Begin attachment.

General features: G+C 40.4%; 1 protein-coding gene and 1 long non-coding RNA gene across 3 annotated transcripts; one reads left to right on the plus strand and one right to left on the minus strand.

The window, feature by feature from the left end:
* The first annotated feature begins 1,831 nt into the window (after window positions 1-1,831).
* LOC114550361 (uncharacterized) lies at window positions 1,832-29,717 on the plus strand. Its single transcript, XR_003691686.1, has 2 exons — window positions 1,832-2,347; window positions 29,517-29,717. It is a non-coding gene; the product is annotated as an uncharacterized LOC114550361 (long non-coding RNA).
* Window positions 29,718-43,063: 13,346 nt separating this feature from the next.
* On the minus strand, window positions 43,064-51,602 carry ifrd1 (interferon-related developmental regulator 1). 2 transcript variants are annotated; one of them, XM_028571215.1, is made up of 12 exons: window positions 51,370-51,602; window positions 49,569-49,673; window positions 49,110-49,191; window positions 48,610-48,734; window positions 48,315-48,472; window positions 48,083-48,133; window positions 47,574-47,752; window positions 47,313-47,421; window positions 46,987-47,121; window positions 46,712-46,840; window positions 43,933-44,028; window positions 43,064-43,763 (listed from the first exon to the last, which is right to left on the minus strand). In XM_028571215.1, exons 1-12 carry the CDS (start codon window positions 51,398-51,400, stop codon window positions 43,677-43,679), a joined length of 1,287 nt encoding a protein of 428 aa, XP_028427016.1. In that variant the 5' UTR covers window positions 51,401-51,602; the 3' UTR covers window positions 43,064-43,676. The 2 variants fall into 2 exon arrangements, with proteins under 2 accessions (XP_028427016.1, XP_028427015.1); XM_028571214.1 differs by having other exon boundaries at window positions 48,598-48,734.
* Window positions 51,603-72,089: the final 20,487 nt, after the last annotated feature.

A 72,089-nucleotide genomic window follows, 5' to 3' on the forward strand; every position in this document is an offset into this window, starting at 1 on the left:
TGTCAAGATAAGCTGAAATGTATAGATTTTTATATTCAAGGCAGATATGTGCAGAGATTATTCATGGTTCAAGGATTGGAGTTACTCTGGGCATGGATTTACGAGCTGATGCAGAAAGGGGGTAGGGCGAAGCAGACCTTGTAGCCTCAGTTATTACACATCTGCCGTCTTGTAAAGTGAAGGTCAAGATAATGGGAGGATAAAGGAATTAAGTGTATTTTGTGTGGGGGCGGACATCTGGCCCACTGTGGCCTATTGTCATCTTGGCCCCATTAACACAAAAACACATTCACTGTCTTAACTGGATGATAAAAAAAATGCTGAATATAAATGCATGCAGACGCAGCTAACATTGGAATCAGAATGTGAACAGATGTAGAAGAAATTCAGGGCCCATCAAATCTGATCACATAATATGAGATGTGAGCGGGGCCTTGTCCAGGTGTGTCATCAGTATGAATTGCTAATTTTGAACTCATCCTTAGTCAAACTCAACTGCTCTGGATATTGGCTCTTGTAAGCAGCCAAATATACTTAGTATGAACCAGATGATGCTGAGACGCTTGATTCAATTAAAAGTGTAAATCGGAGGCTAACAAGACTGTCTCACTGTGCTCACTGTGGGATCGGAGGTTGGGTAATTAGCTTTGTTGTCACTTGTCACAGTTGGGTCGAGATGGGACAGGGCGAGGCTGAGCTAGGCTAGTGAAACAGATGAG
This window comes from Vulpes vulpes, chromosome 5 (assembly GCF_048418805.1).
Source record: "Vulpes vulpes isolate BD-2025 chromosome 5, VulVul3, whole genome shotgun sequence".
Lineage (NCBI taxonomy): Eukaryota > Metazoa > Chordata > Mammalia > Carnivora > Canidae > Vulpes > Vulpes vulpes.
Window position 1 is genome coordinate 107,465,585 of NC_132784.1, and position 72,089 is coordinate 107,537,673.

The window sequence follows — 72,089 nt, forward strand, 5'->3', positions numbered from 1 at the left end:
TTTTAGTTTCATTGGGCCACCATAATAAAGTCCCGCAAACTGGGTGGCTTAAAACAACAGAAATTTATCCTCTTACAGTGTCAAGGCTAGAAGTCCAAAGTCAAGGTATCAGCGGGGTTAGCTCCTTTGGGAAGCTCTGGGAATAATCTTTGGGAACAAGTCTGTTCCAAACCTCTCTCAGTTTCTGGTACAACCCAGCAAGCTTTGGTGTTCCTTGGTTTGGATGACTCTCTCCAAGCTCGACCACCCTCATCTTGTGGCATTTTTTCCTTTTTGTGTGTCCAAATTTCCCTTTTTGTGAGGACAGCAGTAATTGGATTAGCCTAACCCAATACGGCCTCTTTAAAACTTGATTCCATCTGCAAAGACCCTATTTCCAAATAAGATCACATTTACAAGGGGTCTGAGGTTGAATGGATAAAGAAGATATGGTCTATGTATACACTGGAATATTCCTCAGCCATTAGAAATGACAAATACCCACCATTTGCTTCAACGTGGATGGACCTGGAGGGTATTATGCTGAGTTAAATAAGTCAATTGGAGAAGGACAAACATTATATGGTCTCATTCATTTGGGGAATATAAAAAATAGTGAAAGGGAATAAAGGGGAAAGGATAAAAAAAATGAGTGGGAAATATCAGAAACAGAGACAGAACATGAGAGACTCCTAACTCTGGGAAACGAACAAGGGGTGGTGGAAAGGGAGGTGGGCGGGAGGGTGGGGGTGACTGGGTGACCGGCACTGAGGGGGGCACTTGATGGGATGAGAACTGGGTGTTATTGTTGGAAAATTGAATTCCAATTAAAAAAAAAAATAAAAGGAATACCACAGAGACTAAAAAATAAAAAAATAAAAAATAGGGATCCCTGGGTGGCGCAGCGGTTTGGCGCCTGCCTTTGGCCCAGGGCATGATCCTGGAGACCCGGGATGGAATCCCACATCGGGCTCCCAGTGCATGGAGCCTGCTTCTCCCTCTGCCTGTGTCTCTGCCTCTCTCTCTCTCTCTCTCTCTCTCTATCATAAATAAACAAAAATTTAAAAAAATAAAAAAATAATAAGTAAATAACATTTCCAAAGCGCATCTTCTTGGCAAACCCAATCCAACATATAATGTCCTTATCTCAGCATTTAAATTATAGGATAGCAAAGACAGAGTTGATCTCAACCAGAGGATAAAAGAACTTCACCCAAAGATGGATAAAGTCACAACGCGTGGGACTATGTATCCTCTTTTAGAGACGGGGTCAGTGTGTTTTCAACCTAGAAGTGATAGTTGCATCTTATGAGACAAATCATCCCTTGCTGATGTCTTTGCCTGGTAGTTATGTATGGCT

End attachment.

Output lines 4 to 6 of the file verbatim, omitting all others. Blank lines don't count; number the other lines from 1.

* LOC114550361 (uncharacterized) lies at window positions 1,832-29,717 on the plus strand. Its single transcript, XR_003691686.1, has 2 exons — window positions 1,832-2,347; window positions 29,517-29,717. It is a non-coding gene; the product is annotated as an uncharacterized LOC114550361 (long non-coding RNA).
* Window positions 29,718-43,063: 13,346 nt separating this feature from the next.
* On the minus strand, window positions 43,064-51,602 carry ifrd1 (interferon-related developmental regulator 1). 2 transcript variants are annotated; one of them, XM_028571215.1, is made up of 12 exons: window positions 51,370-51,602; window positions 49,569-49,673; window positions 49,110-49,191; window positions 48,610-48,734; window positions 48,315-48,472; window positions 48,083-48,133; window positions 47,574-47,752; window positions 47,313-47,421; window positions 46,987-47,121; window positions 46,712-46,840; window positions 43,933-44,028; window positions 43,064-43,763 (listed from the first exon to the last, which is right to left on the minus strand). In XM_028571215.1, exons 1-12 carry the CDS (start codon window positions 51,398-51,400, stop codon window positions 43,677-43,679), a joined length of 1,287 nt encoding a protein of 428 aa, XP_028427016.1. In that variant the 5' UTR covers window positions 51,401-51,602; the 3' UTR covers window positions 43,064-43,676. The 2 variants fall into 2 exon arrangements, with proteins under 2 accessions (XP_028427016.1, XP_028427015.1); XM_028571214.1 differs by having other exon boundaries at window positions 48,598-48,734.